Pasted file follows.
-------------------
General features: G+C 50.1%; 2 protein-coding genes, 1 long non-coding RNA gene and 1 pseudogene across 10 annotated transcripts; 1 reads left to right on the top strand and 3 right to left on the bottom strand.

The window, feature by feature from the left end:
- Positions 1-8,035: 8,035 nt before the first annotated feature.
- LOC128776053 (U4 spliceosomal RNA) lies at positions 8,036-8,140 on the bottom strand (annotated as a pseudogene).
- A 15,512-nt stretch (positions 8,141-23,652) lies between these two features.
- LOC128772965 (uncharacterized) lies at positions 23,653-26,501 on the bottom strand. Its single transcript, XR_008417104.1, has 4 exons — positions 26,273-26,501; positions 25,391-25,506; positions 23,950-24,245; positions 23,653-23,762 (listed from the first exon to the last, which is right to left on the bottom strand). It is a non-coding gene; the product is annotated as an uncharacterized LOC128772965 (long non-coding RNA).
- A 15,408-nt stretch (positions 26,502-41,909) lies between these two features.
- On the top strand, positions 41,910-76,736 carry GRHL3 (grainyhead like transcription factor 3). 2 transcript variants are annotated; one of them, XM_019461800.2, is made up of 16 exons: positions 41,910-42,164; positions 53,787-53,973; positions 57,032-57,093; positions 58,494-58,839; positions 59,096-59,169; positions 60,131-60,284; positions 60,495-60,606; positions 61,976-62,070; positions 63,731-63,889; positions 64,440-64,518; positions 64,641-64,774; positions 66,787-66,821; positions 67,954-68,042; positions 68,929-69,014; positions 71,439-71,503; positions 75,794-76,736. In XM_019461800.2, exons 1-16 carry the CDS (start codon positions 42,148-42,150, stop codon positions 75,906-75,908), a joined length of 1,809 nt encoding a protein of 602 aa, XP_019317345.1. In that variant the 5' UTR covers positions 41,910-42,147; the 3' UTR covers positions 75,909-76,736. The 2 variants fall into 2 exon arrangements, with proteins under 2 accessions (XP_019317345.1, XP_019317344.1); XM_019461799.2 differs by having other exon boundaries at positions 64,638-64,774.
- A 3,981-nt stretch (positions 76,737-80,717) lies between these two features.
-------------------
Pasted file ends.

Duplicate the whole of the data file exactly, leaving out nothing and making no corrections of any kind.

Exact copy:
General features: G+C 50.1%; 2 protein-coding genes, 1 long non-coding RNA gene and 1 pseudogene across 10 annotated transcripts; 1 reads left to right on the top strand and 3 right to left on the bottom strand.

The window, feature by feature from the left end:
- Positions 1-8,035: 8,035 nt before the first annotated feature.
- LOC128776053 (U4 spliceosomal RNA) lies at positions 8,036-8,140 on the bottom strand (annotated as a pseudogene).
- A 15,512-nt stretch (positions 8,141-23,652) lies between these two features.
- LOC128772965 (uncharacterized) lies at positions 23,653-26,501 on the bottom strand. Its single transcript, XR_008417104.1, has 4 exons — positions 26,273-26,501; positions 25,391-25,506; positions 23,950-24,245; positions 23,653-23,762 (listed from the first exon to the last, which is right to left on the bottom strand). It is a non-coding gene; the product is annotated as an uncharacterized LOC128772965 (long non-coding RNA).
- A 15,408-nt stretch (positions 26,502-41,909) lies between these two features.
- On the top strand, positions 41,910-76,736 carry GRHL3 (grainyhead like transcription factor 3). 2 transcript variants are annotated; one of them, XM_019461800.2, is made up of 16 exons: positions 41,910-42,164; positions 53,787-53,973; positions 57,032-57,093; positions 58,494-58,839; positions 59,096-59,169; positions 60,131-60,284; positions 60,495-60,606; positions 61,976-62,070; positions 63,731-63,889; positions 64,440-64,518; positions 64,641-64,774; positions 66,787-66,821; positions 67,954-68,042; positions 68,929-69,014; positions 71,439-71,503; positions 75,794-76,736. In XM_019461800.2, exons 1-16 carry the CDS (start codon positions 42,148-42,150, stop codon positions 75,906-75,908), a joined length of 1,809 nt encoding a protein of 602 aa, XP_019317345.1. In that variant the 5' UTR covers positions 41,910-42,147; the 3' UTR covers positions 75,909-76,736. The 2 variants fall into 2 exon arrangements, with proteins under 2 accessions (XP_019317345.1, XP_019317344.1); XM_019461799.2 differs by having other exon boundaries at positions 64,638-64,774.
- A 3,981-nt stretch (positions 76,737-80,717) lies between these two features.